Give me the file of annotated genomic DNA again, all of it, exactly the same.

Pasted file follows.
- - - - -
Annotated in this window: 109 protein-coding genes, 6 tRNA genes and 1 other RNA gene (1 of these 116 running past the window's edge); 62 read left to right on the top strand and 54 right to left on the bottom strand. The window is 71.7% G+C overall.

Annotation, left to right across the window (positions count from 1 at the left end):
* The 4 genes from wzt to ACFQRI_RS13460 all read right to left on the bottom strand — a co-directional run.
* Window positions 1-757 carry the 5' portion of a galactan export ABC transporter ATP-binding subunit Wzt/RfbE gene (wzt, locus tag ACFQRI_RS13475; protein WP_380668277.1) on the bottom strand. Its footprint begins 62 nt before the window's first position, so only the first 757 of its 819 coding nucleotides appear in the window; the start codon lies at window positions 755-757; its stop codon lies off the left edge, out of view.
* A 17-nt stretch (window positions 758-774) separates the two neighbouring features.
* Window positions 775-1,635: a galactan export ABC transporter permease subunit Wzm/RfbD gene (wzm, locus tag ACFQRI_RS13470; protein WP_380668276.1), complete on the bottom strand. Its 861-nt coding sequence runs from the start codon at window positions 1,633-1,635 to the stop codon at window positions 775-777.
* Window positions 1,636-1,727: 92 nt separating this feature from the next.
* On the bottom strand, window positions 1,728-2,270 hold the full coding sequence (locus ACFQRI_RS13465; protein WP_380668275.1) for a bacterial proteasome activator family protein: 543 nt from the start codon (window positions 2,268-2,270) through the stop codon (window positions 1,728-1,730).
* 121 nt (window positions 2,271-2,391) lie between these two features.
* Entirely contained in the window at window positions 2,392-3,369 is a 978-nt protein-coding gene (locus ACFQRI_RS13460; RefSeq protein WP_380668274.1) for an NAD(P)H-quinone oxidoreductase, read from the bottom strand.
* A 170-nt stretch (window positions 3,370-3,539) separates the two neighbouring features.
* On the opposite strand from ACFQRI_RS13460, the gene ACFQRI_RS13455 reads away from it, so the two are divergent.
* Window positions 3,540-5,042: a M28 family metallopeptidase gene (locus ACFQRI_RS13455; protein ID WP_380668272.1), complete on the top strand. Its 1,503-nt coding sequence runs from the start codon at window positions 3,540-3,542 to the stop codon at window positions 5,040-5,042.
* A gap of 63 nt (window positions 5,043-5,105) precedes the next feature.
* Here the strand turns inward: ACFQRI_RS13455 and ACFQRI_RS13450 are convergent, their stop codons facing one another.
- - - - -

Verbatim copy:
Annotated in this window: 109 protein-coding genes, 6 tRNA genes and 1 other RNA gene (1 of these 116 running past the window's edge); 62 read left to right on the top strand and 54 right to left on the bottom strand. The window is 71.7% G+C overall.

Annotation, left to right across the window (positions count from 1 at the left end):
* The 4 genes from wzt to ACFQRI_RS13460 all read right to left on the bottom strand — a co-directional run.
* Window positions 1-757 carry the 5' portion of a galactan export ABC transporter ATP-binding subunit Wzt/RfbE gene (wzt, locus tag ACFQRI_RS13475; protein WP_380668277.1) on the bottom strand. Its footprint begins 62 nt before the window's first position, so only the first 757 of its 819 coding nucleotides appear in the window; the start codon lies at window positions 755-757; its stop codon lies off the left edge, out of view.
* A 17-nt stretch (window positions 758-774) separates the two neighbouring features.
* Window positions 775-1,635: a galactan export ABC transporter permease subunit Wzm/RfbD gene (wzm, locus tag ACFQRI_RS13470; protein WP_380668276.1), complete on the bottom strand. Its 861-nt coding sequence runs from the start codon at window positions 1,633-1,635 to the stop codon at window positions 775-777.
* Window positions 1,636-1,727: 92 nt separating this feature from the next.
* On the bottom strand, window positions 1,728-2,270 hold the full coding sequence (locus ACFQRI_RS13465; protein WP_380668275.1) for a bacterial proteasome activator family protein: 543 nt from the start codon (window positions 2,268-2,270) through the stop codon (window positions 1,728-1,730).
* 121 nt (window positions 2,271-2,391) lie between these two features.
* Entirely contained in the window at window positions 2,392-3,369 is a 978-nt protein-coding gene (locus ACFQRI_RS13460; RefSeq protein WP_380668274.1) for an NAD(P)H-quinone oxidoreductase, read from the bottom strand.
* A 170-nt stretch (window positions 3,370-3,539) separates the two neighbouring features.
* On the opposite strand from ACFQRI_RS13460, the gene ACFQRI_RS13455 reads away from it, so the two are divergent.
* Window positions 3,540-5,042: a M28 family metallopeptidase gene (locus ACFQRI_RS13455; protein ID WP_380668272.1), complete on the top strand. Its 1,503-nt coding sequence runs from the start codon at window positions 3,540-3,542 to the stop codon at window positions 5,040-5,042.
* A gap of 63 nt (window positions 5,043-5,105) precedes the next feature.
* Here the strand turns inward: ACFQRI_RS13455 and ACFQRI_RS13450 are convergent, their stop codons facing one another.